73. LDAP (Lightweight Directory Access Protocol) Change Notification Mechanism using Persistent Search - http://www.ietf.org/internet-drafts/draft-ietf-ldapext-psearch-01.txt
  74. Leases - see [Gray and Cheriton, 1989]
  75. Linda tuple spaces - http://www.cs.yale.edu/HTML/YALE/CS/Linda/linda.html
  76. Logical Clocks - see [Lamport, 1978]
  77. Maisie discrete events - http://may.cs.ucla.edu/projects/maisie/
    Language based on C for parallel programming and simulation.
  78. Majordomo - http://www.greatcircle.com/majordomo/
  79. Mariposa distributed database management system - http://mariposa.cs.berkeley.edu/
  80. Mediators - see Sullivan and Notkin, 1992]
    Tools implicitly invoke mediators that integrate them. Similar to software brokers and facilitators.
  81. Mentat - http://csissun13.ee.virginia.edu/~mentat/homepage.html
    Language based on C++ for parallel programming and simulation.
  82. Message Bus - see [Kaplan et al., 1992] and [Denimal et al., 1993]
    Connects local area network tools such as ConversationBuilder to support collaborative work activities.
  83. MessageQ - http://www.messageQ.com/
    A vendor-independent source for information about message-oriented business process integration.
  84. MFTP (Multicast File Transfer Protocol, from Starburst OmniCast) - http://www.starburst.com/
  85. MMS (Manufacturing Message Specification) - http://litpc13.epfl.ch/MMS/mms_main.htm
  86. MSMQ (Microsoft Message Queue)
    Windows NT operating system feature providing loosely-coupled and reliable network communications services based on message queueing.
  87. MQ*Series (IBM) - http://www.software.ibm.com/ts/mqseries/integrator/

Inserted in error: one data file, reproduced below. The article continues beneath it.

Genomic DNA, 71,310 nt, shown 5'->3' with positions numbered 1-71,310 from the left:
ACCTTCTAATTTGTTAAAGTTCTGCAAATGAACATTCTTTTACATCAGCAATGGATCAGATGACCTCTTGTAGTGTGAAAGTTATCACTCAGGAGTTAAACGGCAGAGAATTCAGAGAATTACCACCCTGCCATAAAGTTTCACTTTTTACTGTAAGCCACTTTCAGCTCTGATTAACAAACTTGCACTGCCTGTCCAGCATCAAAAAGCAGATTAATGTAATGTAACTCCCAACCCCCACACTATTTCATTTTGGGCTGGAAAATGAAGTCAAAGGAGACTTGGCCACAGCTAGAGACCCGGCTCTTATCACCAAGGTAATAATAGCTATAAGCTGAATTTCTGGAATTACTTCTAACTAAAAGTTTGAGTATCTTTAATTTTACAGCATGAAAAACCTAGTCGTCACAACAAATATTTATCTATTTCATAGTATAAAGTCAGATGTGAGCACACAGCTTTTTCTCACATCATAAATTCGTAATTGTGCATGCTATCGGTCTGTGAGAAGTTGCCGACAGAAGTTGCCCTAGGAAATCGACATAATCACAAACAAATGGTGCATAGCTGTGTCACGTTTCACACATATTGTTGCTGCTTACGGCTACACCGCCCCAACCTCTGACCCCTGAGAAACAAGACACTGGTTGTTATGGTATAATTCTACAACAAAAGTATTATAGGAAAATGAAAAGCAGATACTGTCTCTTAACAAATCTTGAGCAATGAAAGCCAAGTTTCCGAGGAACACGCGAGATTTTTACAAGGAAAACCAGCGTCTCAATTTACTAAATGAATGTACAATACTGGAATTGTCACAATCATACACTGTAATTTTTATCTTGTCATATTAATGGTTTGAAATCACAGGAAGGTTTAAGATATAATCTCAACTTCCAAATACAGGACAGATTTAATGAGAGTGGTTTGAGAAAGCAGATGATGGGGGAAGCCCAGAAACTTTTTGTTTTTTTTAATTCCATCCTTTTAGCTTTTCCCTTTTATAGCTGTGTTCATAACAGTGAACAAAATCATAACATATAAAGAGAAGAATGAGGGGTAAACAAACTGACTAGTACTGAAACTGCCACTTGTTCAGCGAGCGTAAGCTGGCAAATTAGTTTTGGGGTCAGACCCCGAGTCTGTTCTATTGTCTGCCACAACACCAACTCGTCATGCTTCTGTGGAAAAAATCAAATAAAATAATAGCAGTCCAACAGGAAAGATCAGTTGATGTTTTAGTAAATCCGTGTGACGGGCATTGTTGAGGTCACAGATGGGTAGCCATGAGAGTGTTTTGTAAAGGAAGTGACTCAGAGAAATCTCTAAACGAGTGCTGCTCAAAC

Messaging software enabling business applications to exchange information across over twenty-five different operating system platforms.
  88. MTP (Multicast Transport Protocols) - http://www.roads.lut.ac.uk/DS-Archive/MTP.html
  89. MTS (Microsoft Transaction Service) - http://www.microsoft.com/com/mts.htm
  90. NNTP (Network News Transfer Protocol) - http://www.academ.com/academ/nntp/ / ftp://ftp.isi.edu/in-notes/rfc977.txt
  91. NSTP (Notification Service Transfer Protocol) - see [Day et al., 1996]
  92. OPC (OLE for Process Control) - http://www.opcfoundation.org/alarmsevents.htm
  93. OpenDoc - http://cil.org/
  94. Ousterhout's event preference to threads - see [Ousterhout, 1996]
  95. Pilgrim - see [DiBella and Bhandaru, 1992]
  96. PIP-DEMO - ftp://ietf.org/internet-drafts/draft-mohr-pip-pipdemo-00.txt
    An interoperable presence information protocol.
  97. PIPR (Presence Information Protocol Requirements) - http://www.ietf.org/internet-drafts/draft-dusseault-pipr-00.txt / http://www.ietf.org/internet-drafts/draft-day-rpim-00.txt / http://egg.microsoft.com/rvp/archive/9805/msg00005.html
  98. PLAN (Programming Language for Active Networks) - http://www.cis.upenn.edu/~switchware/PLAN/
  99. Pointcast - http://www.pointcast.com/
  100. POLYLITH - see [Purtilo, 1994]